Tragic Details Found In Sean Connery's Death Certificate

As if 2020 hadn't been distressing enough, the world lost one of its most beloved cinematic icons on October 31 of last year. Sean Connery, famed Scottish actor and the OG James Bond, died at the age of 90 due to heart failure and pneumonia brought on by old age. His wife, Micheline Roquebrune, who was by his side at their home in the Bahamas, reported that the actor was fast asleep at the time of his passing (via The Economic Times). Independent quoted her as saying that Connery had also suffered from dementia.

Despite the details that suggested a peaceful departure, fans were devastated by the loss of the legendary actor. For decades, Connery's presence on screen stood as a monument to great cinema. Among others in the trade, fellow actor and most recent star of the ever-perpetuating Bond role Daniel Craig paid homage to his predecessor: "Sir Sean Connery will be remembered as Bond and so much more. He defined an era and a style. He will continue to influence actors and film-makers alike for years to come. My thoughts are with his family and loved ones" (per IndieWire).

A life of achievement

Sean Connery's acting debut took place in 1956 in the BBC production of "Requiem for a Heavyweight (via The Economic Times). He would go on to star in seven James Bond films between 1962 and 1983 — "Dr. No," "From Russia with Love," "Goldfinger," "Thunderball," "You Only Live Twice," "Diamonds are Forever," and "Never Say Never Again," as TMZ reported. The website clarified that according to his death certificate, Connery had suffered specifically from atrial fibrillation — basically, an irregular heart rate that can increase the risk of other heart-related health problems.

Life after Bond brought the actor to new projects that fans would come to cherish. In 1988, he took home the Academy Award for Best Supporting Actor for his stoic portrayal of a Chicago police officer trying to bring Al Capone to justice in "The Untouchables." The year prior, he was granted the British Film Academy award after appearing in "The Name of the Rose" alongside Christian Slater and Valentina Vargas (via Biography).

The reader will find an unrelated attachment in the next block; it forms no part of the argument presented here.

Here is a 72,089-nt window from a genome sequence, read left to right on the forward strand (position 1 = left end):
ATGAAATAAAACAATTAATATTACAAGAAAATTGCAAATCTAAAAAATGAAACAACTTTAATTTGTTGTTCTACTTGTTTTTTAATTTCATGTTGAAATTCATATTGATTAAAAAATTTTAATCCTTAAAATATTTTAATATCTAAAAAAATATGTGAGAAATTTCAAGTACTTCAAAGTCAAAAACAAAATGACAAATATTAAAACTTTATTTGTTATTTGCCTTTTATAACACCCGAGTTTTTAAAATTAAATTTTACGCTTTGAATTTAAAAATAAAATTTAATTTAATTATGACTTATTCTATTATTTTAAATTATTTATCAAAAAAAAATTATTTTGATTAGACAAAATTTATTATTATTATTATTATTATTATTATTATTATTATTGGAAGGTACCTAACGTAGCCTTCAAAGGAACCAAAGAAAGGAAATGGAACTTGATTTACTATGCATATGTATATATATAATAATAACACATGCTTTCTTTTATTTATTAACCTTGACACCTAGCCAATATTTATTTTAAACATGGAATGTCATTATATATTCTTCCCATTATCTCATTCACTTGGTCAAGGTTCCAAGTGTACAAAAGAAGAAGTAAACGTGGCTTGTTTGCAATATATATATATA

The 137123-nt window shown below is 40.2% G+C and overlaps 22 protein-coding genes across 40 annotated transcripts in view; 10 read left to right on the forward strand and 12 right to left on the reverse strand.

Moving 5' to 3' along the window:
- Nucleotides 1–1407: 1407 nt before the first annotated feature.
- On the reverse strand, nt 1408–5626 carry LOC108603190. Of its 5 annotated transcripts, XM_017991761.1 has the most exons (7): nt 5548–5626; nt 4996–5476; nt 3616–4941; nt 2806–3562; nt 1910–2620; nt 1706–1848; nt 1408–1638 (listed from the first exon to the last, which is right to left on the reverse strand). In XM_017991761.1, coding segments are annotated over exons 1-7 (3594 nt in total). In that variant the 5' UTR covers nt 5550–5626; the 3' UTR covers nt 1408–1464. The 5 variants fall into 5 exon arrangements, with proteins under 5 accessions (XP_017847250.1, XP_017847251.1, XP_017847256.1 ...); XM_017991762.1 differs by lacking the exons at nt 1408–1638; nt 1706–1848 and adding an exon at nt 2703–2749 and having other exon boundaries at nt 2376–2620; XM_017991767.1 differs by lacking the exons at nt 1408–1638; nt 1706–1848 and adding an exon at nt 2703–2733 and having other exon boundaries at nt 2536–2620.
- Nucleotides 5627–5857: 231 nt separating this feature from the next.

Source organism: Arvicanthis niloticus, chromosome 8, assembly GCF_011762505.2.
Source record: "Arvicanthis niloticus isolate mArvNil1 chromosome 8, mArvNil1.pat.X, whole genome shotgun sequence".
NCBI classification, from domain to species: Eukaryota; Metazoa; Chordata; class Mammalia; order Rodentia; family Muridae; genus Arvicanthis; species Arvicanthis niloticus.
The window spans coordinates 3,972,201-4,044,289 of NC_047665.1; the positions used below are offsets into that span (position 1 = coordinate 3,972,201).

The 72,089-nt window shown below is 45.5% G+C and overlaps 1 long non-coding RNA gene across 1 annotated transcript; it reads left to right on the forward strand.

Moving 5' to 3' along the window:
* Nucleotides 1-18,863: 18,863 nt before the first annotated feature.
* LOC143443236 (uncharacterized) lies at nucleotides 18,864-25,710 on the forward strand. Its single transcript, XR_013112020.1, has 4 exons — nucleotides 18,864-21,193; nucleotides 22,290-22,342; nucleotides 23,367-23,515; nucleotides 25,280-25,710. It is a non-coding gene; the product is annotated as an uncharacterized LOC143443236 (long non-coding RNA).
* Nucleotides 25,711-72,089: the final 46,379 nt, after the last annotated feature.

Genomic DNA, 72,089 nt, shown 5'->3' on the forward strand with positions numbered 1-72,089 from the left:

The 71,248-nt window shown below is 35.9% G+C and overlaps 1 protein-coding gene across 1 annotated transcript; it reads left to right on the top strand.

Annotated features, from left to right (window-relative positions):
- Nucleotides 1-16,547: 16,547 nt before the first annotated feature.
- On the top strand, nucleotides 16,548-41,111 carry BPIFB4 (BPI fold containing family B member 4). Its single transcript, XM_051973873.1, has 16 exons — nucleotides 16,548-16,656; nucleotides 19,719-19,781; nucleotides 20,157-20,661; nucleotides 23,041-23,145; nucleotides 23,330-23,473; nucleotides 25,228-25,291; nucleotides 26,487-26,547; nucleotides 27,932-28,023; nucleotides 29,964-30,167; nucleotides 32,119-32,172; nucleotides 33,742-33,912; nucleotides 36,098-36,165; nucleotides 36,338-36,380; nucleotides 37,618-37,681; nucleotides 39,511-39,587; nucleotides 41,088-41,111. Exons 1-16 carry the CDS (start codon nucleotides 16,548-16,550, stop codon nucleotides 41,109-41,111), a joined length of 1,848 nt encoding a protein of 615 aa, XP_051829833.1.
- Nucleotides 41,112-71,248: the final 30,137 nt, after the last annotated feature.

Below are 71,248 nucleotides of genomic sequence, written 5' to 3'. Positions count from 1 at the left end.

Among other notable honors and merits, Connery was knighted by Queen Elizabeth II in 2000 and granted the American Film Institute's Lifetime Achievement Award in 2006 (per Biography).

Early Life

Born Thomas Connery (he would later go by "Sean") on August 25, 1930 in Fountainbridge, Scotland, he was the first son of Joe and Euphemia Connery. His father was a truck driver and his mother was a laundress. The neighborhood in which he was raised was nicknamed "The Town of A Thousand Smells" because of the putrid odors arising from the local rubber mill and breweries. The family lived under very poor circumstances. When he was a baby, Connery slept in a bureau drawer because his parents were unable to afford a crib for him. Despite the family's low income (a few shillings a week) and his father's disposition to drink and gamble it away, they managed to make ends meet. "We were very poor, but I didn't know how poor because that's how everyone was there," the actor once told inquirers (via Biography).

At the age of 16, Connery joined the Royal Navy. Three years into a seven-year hitch, he was discharged due to stomach ulcers. It wasn't until 1953 that he took his first stab at acting. After coming in third at a London bodybuilding competition, a local casting director offered him a part in a stage rendition of "South Pacific" (per Biography).

Public image

Known for his iconic voice and propensity for masculine energy, Connery led a life of exuberance both on and off screen that was controversial at times. Throughout his 20s, the actor had a reputation for getting into bar fights and brawls with local Scottish street gangs (via Roger Ebert).

In 1957, while on the set of "Another Time, Another Place," the boyfriend of Connery's costar, Lana Turner, flew to London where the film was being shot after hearing rumors of an affair taking place between the two stars. Johnny Stampanato (Turner's suitor) was reputably mob-affiliated and arrived with the intention of violence. On set, he drew a gun and pointed it at Connery, who swiftly disarmed him with a single blow to the face. Local authorities apprehended Stampanato shortly thereafter and production of the film resumed (per Express). It was through such instances that Connery developed the image of a rugged ladies man, which translated well into characters like James Bond and Juan Sanchez in 1986's "Highlander (via Biography)."

However, despite his rustic and edgy public image, he died cherished by those who loved him and remember him tenderly today. His wife, Micheline Roquebrune, stood by him until the end and shared her heartfelt words with the world after his passing: "He was gorgeous and we had a wonderful life together. He was a model of a man. It is going to be very hard without him, I know that. But it could not last for ever and he went peacefully" (per Independent).